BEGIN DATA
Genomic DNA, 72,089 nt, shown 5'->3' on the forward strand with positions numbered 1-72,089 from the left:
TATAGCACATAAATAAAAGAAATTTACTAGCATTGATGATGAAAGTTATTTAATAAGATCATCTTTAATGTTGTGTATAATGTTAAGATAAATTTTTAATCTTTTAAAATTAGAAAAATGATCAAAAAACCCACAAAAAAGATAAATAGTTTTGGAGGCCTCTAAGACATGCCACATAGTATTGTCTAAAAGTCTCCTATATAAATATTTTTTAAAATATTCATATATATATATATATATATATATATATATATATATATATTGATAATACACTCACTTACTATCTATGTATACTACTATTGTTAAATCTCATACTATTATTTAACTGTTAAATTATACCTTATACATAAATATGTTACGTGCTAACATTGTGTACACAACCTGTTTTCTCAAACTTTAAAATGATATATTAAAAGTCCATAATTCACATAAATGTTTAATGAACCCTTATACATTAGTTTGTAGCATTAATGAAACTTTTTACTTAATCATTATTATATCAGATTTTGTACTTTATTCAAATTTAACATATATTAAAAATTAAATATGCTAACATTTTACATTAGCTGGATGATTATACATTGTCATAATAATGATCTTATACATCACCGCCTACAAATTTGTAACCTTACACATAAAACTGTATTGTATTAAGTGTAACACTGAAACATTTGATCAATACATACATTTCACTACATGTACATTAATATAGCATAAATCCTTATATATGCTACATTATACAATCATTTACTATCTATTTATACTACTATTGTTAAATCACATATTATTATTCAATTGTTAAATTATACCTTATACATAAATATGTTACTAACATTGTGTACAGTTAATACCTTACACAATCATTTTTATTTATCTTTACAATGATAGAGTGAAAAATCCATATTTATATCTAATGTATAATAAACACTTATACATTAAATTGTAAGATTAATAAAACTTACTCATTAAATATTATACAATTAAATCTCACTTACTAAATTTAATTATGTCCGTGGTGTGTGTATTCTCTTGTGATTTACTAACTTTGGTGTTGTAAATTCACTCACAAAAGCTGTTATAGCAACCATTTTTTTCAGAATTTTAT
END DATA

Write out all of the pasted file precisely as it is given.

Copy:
Genomic DNA, 72,089 nt, shown 5'->3' on the forward strand with positions numbered 1-72,089 from the left:
TATAGCACATAAATAAAAGAAATTTACTAGCATTGATGATGAAAGTTATTTAATAAGATCATCTTTAATGTTGTGTATAATGTTAAGATAAATTTTTAATCTTTTAAAATTAGAAAAATGATCAAAAAACCCACAAAAAAGATAAATAGTTTTGGAGGCCTCTAAGACATGCCACATAGTATTGTCTAAAAGTCTCCTATATAAATATTTTTTAAAATATTCATATATATATATATATATATATATATATATATATATATATTGATAATACACTCACTTACTATCTATGTATACTACTATTGTTAAATCTCATACTATTATTTAACTGTTAAATTATACCTTATACATAAATATGTTACGTGCTAACATTGTGTACACAACCTGTTTTCTCAAACTTTAAAATGATATATTAAAAGTCCATAATTCACATAAATGTTTAATGAACCCTTATACATTAGTTTGTAGCATTAATGAAACTTTTTACTTAATCATTATTATATCAGATTTTGTACTTTATTCAAATTTAACATATATTAAAAATTAAATATGCTAACATTTTACATTAGCTGGATGATTATACATTGTCATAATAATGATCTTATACATCACCGCCTACAAATTTGTAACCTTACACATAAAACTGTATTGTATTAAGTGTAACACTGAAACATTTGATCAATACATACATTTCACTACATGTACATTAATATAGCATAAATCCTTATATATGCTACATTATACAATCATTTACTATCTATTTATACTACTATTGTTAAATCACATATTATTATTCAATTGTTAAATTATACCTTATACATAAATATGTTACTAACATTGTGTACAGTTAATACCTTACACAATCATTTTTATTTATCTTTACAATGATAGAGTGAAAAATCCATATTTATATCTAATGTATAATAAACACTTATACATTAAATTGTAAGATTAATAAAACTTACTCATTAAATATTATACAATTAAATCTCACTTACTAAATTTAATTATGTCCGTGGTGTGTGTATTCTCTTGTGATTTACTAACTTTGGTGTTGTAAATTCACTCACAAAAGCTGTTATAGCAACCATTTTTTTCAGAATTTTAT